The Willow Restaurant reopening Friday


Following July 2019 fire, restaurant returns with renovations

By Jennifer Woods - jwoods@aimmediamidwest.com



A mural of a willow tree painted on one of the dining room walls was able to be saved with a few touch-ups.

A mural of a willow tree painted on one of the dining room walls was able to be saved with a few touch-ups.


Jennifer Woods | Record-Herald photos

The dining room of The Willow Restaurant sustained smoke and water damage but many items were able to be salvaged. Some new furniture was also purchased.


Jennifer Woods | Record-Herald photos

The Willow Restaurant will be reopening on Friday, Feb. 7 at 11 a.m. following several months of being closed. The opening includes new construction and various updates following a fire last July.


Jennifer Woods | Record-Herald photos

The Willow Restaurant in Washington C.H. is reopening Friday at 11 a.m. after it was forced to close due to a structure fire last July.

The restaurant, which initially opened 10 years ago and is located at 203 Glenn Ave., has had several updates and renovations done. According to co-owners Denny and Kelly Smith, the fire caused smoke and water damage to the dining area and both bathrooms while effectively destroying the rest of the restaurant and the ceiling.

In the months that the restaurant has been closed, the bathrooms have been remodeled, the ceiling re-done, the kitchen entirely remodeled with all new appliances, and the dining room updated.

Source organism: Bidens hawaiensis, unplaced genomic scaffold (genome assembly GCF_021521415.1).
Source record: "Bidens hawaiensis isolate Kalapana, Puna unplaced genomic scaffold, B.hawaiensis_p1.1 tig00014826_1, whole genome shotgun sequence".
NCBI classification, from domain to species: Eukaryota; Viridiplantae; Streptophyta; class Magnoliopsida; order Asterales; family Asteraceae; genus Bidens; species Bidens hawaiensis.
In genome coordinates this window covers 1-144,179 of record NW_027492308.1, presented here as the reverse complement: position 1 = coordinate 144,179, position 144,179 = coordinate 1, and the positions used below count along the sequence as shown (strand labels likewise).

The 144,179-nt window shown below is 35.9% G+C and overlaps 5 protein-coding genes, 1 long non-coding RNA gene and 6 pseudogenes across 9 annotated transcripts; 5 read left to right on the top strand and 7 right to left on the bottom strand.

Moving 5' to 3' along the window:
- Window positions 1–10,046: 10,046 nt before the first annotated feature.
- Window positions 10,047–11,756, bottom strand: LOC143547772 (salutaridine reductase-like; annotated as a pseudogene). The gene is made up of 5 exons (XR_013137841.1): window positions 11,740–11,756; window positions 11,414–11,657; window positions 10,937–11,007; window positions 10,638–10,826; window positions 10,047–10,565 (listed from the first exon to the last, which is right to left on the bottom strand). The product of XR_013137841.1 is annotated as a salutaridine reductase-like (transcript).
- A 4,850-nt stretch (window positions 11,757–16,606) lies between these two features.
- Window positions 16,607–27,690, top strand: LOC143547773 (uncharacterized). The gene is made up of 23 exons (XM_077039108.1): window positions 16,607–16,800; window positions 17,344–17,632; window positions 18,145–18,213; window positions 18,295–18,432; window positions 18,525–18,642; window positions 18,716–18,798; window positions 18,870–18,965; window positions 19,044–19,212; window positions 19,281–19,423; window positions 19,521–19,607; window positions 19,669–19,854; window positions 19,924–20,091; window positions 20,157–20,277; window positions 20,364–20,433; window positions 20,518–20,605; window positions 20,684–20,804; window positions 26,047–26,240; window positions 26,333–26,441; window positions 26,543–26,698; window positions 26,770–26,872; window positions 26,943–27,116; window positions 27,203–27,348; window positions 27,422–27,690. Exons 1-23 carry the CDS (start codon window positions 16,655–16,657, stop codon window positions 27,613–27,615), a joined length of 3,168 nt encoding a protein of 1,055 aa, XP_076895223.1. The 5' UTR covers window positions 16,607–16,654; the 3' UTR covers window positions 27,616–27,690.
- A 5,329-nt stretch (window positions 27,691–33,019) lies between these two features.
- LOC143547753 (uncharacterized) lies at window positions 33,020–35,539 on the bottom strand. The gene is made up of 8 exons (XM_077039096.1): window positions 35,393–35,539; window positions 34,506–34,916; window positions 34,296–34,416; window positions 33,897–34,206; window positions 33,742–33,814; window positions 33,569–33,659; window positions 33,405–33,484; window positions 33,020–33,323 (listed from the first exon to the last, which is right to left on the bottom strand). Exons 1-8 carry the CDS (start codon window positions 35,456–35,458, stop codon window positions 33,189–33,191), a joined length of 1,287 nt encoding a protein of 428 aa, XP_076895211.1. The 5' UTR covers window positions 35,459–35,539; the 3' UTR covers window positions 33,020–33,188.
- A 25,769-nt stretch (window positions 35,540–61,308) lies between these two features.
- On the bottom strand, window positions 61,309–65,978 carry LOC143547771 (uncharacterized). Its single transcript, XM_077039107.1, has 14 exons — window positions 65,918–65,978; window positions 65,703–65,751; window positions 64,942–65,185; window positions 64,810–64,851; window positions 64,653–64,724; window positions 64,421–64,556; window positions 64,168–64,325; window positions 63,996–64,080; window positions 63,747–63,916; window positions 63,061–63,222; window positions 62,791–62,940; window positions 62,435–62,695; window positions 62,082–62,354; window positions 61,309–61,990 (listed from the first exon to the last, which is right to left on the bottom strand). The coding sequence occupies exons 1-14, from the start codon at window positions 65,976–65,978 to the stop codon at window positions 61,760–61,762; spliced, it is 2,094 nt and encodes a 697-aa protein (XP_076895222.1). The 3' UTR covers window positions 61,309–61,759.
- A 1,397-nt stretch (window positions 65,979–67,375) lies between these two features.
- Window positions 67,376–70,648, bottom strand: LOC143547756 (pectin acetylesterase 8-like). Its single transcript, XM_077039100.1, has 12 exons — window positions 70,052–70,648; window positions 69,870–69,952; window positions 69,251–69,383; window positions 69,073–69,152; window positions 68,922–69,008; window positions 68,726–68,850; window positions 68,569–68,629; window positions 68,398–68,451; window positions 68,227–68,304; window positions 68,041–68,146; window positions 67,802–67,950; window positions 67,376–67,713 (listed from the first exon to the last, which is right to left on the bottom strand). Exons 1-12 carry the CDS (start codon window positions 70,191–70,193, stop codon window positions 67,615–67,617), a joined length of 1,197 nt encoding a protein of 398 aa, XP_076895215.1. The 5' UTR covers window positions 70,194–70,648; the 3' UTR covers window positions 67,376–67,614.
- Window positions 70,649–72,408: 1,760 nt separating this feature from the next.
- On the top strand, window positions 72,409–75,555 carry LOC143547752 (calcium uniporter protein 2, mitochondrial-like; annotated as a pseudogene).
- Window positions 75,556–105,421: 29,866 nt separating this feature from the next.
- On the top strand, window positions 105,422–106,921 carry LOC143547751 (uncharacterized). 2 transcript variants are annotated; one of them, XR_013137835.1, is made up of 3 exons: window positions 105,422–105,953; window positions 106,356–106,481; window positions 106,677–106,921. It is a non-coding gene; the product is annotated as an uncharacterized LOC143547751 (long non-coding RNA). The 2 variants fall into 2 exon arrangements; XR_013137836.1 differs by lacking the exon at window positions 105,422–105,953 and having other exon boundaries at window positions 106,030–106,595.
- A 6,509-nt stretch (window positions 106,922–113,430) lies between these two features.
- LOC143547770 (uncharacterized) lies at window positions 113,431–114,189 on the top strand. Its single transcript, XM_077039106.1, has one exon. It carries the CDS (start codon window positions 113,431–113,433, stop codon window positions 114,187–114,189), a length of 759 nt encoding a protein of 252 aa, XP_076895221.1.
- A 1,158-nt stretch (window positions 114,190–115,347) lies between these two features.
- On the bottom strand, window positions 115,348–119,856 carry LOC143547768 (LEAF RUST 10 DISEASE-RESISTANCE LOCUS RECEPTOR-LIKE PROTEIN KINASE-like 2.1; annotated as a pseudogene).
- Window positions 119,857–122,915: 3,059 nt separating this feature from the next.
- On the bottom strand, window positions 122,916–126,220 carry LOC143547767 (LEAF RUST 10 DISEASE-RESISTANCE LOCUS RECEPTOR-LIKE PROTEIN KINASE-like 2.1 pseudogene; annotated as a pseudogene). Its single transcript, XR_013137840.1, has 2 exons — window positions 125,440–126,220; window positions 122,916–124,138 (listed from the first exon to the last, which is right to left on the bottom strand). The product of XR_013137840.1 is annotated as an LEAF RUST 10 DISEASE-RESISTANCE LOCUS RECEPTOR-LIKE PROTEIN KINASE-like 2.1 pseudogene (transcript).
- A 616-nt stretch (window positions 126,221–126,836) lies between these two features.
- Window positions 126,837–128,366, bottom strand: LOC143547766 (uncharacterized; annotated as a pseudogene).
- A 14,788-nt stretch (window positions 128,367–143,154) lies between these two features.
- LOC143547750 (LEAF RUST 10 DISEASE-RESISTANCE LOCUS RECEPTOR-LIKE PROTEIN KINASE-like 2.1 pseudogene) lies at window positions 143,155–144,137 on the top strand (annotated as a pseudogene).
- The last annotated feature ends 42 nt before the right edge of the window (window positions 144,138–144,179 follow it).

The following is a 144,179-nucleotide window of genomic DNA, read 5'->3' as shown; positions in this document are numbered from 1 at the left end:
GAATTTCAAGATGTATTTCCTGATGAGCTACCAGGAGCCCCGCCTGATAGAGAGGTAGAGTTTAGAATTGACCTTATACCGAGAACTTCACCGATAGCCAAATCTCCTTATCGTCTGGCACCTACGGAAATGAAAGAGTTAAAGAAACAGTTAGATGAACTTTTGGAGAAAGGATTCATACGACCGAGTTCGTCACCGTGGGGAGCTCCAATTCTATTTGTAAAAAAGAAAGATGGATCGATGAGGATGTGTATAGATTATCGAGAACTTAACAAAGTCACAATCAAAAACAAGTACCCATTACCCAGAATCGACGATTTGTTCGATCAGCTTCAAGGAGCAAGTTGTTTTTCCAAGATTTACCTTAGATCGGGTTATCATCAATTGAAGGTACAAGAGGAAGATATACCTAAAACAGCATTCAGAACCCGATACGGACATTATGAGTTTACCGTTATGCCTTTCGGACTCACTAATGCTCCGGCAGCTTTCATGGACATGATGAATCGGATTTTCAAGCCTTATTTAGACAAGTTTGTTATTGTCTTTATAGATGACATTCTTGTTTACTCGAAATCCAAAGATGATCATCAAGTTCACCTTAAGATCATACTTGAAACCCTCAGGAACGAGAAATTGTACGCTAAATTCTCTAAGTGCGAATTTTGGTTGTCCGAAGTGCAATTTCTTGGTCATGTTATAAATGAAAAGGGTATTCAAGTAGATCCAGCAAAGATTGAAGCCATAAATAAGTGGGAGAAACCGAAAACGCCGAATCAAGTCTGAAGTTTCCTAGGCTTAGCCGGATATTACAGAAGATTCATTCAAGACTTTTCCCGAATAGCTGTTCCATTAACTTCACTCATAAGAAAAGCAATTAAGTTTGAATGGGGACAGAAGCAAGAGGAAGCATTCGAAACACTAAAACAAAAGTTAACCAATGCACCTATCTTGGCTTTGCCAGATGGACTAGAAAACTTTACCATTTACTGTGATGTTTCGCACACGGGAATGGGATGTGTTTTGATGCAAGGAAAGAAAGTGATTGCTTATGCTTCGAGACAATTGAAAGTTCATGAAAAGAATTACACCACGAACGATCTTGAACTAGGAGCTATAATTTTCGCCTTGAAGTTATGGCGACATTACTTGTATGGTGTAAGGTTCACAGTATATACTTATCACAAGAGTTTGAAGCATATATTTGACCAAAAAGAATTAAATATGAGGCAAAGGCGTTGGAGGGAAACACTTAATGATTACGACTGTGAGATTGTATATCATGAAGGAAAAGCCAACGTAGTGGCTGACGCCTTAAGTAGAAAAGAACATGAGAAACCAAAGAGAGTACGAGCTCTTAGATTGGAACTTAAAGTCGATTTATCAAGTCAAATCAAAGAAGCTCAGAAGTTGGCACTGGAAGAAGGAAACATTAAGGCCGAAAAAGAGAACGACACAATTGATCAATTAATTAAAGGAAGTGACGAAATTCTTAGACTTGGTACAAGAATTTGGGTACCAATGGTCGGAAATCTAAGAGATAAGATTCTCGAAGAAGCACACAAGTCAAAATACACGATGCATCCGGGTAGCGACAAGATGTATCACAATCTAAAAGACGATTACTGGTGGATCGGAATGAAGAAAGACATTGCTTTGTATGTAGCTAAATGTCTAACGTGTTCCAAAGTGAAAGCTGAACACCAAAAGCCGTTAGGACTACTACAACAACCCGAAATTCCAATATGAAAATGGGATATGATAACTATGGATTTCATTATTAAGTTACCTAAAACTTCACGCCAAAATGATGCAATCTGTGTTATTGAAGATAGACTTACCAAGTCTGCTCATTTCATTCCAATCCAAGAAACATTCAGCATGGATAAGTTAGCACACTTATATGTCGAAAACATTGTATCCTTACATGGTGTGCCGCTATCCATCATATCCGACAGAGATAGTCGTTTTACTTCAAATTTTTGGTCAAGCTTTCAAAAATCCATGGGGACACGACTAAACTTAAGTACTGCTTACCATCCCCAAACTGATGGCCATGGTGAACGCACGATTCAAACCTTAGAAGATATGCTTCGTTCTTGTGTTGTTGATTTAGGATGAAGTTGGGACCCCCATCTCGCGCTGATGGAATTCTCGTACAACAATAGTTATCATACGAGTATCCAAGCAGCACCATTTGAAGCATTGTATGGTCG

Denny explained that as previous general contractors, the city building department allowed himself and his brother, Dusty Smith, to handle the design and construction of the project. At the time, many qualified contractors were occupied elsewhere, especially with construction projects in Dayton relating to destruction caused by tornadoes last year.

The Smiths were able to assist some of their employees by being able to hire approximately six of them to help with the construction and remodeling. Between the brothers and the staff, they were able to finish the project.

“They didn’t have to go out and find other jobs. They didn’t have to depend on unemployment,” said Denny. “They were able to maintain their livelihoods by having income.”

In efforts to help fill the gap in financing for the various employees following the fire, an employee relief fund had been set up by local radio personality Harry Wright and the local radio station.

“It was great,” said Kelly. “Everybody was so generous.”

Customers heading to The Willow will first arrive at a new glass-enclosed waiting area created by Gary Lyons, owner of The Window Man. Within the new area is extra seating. Once a table is ready, customers will then pass through the main entryway beside a willow sculpture hanging on the wall.

The sculpture had at one point been commissioned to a local artist by a couple after they gained inspiration from a small tree kept in the restaurant that lights up — a lit tree that several customers like to view, according to Denny. Following the wife’s passing, it was decided to give the tree to The Willow.

Following the entryway, customers will walk over The Willow logo stained into the newly-refurbished concrete floor.

The previous floor in the dining room sustained water damage from the fire. That floor was removed and local business, Concrete Contracting Solutions, assisted with the grinding to “expose the aggregate underneath” and to allow it to have a shine. Denny explained that the new floor will be easier to maintain and clean.

“You can see the rock inside it. There’s rock and sand in concrete,” said Denny. “It lightens up the place.”

The ceiling is what Kelly identified as her favorite addition to the restaurant. The ceiling that can now be seen in the dining area, along with some updated furniture, is unfinished tin with stamped designs.